Sunday, 31 October 2010

Paths of Desire by Nick

Picture: Paths of Desire from Base Camp


…once again, I'm sat in the orange gloom of the BC tent. I'm drinking coffee out of a steel mug, coffee that was brewed in my old Buletti Italian aluminium stove top. The tent fabrique flutters. Santosh, Buddhi's brother-in-law, sings a gentle Nepali song while cleaning dishes outside. I shiver thinking of numb fingers. But the stove purrs inside the cook tent. Instant relief.

I look at the sharp light stealing from beneath the BC tent's valance. White stinging light, it pushes into the orange gloom. The brightness signifies snow laying on the dark earth outside. The weather has thrown a curve ball.

I finish my Nepali organic coffee, a rich brew. Then I ease from the broken camp chair. The coffee runs through my body speeding my heart. Unzipping the door of the BC tent, I step outside. Snow flows over the side of my sandal and wets my sock. Socks and sandals. Not so cool Bullock!

A white windy world embraces me. Small frozen pellets fall and twist and spin on the ground. The pellets remind me of hay seeds from a summer meadow while haymaking as a kid on the edge of Huntley Wood in Staffordshire. The seeds would blow and collect in the stubble and highlight the tracks of animals. Buddhi joins in with Santosh's singing, and I'm back surrounded by the mountains. Mountains covered in winter.

Once untouched, our BC camp now shows signs of ware. The ground is rough, its like a million rag worms have slithered beneath the surface of our earth beach, but now there are faint paths. The paths, usually difficult to pick-out, are highlighted and stand proud as they collect the snow like felt-fuzz.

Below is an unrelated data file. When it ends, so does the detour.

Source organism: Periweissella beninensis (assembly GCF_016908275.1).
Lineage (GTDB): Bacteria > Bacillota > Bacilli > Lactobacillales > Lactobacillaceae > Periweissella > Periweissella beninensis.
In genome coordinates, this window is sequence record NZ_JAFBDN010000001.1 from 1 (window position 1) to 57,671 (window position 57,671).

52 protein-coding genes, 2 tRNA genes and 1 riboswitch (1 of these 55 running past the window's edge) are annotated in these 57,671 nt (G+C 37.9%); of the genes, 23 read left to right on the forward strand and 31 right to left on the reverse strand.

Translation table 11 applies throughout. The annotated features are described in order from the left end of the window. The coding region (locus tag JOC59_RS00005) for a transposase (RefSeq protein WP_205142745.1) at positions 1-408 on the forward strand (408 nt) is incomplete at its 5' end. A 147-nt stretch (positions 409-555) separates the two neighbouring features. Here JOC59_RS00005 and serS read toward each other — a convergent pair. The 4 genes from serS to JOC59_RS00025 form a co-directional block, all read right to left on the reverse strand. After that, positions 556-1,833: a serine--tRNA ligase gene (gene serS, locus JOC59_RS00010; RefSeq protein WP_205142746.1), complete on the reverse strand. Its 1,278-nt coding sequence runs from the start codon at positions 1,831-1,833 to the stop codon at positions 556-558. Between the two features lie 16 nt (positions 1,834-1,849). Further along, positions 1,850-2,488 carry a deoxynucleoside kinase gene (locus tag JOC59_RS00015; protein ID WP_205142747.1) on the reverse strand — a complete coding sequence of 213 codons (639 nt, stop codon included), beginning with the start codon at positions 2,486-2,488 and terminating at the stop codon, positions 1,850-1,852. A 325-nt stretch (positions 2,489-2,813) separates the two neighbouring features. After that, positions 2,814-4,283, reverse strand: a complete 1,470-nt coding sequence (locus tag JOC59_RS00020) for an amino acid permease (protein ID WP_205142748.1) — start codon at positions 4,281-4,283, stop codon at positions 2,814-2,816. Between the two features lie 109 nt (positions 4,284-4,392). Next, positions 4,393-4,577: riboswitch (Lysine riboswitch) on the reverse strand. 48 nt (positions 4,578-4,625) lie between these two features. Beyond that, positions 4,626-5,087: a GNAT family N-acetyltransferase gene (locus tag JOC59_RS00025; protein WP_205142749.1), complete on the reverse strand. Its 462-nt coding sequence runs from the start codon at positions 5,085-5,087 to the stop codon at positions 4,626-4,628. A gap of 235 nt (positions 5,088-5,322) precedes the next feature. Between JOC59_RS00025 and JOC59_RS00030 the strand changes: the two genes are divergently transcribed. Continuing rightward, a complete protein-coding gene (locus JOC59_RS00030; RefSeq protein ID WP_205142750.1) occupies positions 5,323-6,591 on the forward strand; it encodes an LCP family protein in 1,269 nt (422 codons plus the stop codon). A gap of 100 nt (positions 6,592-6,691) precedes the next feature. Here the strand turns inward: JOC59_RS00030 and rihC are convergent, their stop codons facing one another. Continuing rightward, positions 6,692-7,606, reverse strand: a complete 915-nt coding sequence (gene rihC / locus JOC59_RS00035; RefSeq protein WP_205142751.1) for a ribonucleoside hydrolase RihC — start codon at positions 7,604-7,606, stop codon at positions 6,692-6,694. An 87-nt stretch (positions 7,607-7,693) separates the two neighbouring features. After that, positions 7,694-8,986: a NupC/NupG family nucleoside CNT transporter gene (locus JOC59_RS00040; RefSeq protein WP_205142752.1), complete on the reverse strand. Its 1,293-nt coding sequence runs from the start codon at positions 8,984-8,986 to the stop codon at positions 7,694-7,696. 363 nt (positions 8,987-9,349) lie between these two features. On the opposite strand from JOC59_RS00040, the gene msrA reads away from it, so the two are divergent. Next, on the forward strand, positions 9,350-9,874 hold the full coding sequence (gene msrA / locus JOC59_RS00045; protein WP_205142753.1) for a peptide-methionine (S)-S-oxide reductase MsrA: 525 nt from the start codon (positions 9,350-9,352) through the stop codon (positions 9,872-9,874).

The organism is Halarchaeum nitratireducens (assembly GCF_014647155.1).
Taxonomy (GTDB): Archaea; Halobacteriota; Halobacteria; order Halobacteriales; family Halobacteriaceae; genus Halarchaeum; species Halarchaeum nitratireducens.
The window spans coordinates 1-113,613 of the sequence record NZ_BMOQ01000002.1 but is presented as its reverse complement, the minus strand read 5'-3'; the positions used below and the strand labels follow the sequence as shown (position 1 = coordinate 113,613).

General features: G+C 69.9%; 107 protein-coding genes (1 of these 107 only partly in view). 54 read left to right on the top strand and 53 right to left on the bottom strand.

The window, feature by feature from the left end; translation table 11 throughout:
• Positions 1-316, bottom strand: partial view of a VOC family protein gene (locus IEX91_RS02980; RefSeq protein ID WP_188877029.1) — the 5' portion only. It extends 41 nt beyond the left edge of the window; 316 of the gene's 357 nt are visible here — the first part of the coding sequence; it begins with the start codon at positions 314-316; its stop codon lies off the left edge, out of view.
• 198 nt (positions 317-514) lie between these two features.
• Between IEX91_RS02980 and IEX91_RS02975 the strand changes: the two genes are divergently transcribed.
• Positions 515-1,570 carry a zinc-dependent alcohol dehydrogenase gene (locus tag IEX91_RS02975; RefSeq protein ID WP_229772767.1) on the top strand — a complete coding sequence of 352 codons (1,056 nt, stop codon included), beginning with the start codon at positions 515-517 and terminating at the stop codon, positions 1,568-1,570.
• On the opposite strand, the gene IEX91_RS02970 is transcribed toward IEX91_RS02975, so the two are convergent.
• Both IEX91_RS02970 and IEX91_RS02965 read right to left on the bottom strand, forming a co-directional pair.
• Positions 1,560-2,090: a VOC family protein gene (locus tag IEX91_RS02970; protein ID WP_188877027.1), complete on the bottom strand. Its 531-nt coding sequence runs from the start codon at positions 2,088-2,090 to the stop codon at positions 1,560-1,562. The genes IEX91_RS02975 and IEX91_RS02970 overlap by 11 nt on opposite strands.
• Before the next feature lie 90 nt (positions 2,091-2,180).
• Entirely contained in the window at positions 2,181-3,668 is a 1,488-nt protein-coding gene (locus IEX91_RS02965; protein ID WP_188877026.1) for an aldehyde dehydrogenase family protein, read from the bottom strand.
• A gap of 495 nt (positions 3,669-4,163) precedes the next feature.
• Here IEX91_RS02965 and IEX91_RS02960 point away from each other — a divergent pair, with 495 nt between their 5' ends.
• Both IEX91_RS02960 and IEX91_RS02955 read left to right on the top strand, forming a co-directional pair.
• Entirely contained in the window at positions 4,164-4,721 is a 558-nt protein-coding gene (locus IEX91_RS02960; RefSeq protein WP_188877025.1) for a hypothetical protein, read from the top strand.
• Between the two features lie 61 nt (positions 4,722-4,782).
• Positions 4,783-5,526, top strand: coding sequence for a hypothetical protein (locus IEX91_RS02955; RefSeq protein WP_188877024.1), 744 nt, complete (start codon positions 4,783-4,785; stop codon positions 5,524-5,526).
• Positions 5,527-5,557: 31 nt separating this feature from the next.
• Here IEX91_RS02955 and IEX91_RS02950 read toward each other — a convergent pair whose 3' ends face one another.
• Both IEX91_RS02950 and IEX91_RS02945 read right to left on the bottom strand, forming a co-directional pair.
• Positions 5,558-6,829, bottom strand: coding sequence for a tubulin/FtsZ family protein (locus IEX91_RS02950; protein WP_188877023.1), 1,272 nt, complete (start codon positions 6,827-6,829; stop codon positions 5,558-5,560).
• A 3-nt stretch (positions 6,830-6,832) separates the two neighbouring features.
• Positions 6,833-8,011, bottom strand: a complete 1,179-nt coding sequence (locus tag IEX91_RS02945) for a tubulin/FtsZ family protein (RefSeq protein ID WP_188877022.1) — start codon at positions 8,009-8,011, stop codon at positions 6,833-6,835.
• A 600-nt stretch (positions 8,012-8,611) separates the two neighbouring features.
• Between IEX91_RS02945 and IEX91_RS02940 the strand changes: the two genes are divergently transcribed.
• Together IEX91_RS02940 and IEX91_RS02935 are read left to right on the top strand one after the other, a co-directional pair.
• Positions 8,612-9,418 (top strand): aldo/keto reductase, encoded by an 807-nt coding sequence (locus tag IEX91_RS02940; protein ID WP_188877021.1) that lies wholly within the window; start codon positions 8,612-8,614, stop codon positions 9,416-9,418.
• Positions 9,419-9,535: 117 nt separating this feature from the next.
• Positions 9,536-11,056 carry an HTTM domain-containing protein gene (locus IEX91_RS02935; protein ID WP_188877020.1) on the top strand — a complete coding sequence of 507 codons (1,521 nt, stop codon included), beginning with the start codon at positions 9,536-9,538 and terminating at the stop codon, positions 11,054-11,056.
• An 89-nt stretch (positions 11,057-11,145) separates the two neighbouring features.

A well trodden white walkway to the veg pit. A white weaving line towards the water source. A large white square in the middle of our personal tents, once the bed of the vomiting trip hazard David, and the whitest line, the deepest walkway, is the one toward the shit tent.

Outside the swaying cook tent, three hessian sacks full of rubbish bow. White weight bends the sacks. I imagine they each need a wooden walking stick. Empty bean, pineapple, mushroom tins fill with snow. An empty Scotch bottle collects snow around its broad shoulder, although its thin neck remains proud. It saddens me to think of the fiery contents we finished off last night while laughing and piss taking and bullshitting. While and planning of the climb ahead. The snow was not imagined then. The snow was not imagined as the four of us, in the dark, stumbled into the frosted star lit night with dreams and emotions and excitement. Tomorrow is Monday, the day before we go.

And as I stand, looking out from BC, looking toward A3, or what would be A3 if it wasn't clouded in, I watch our well worn path grow faint.

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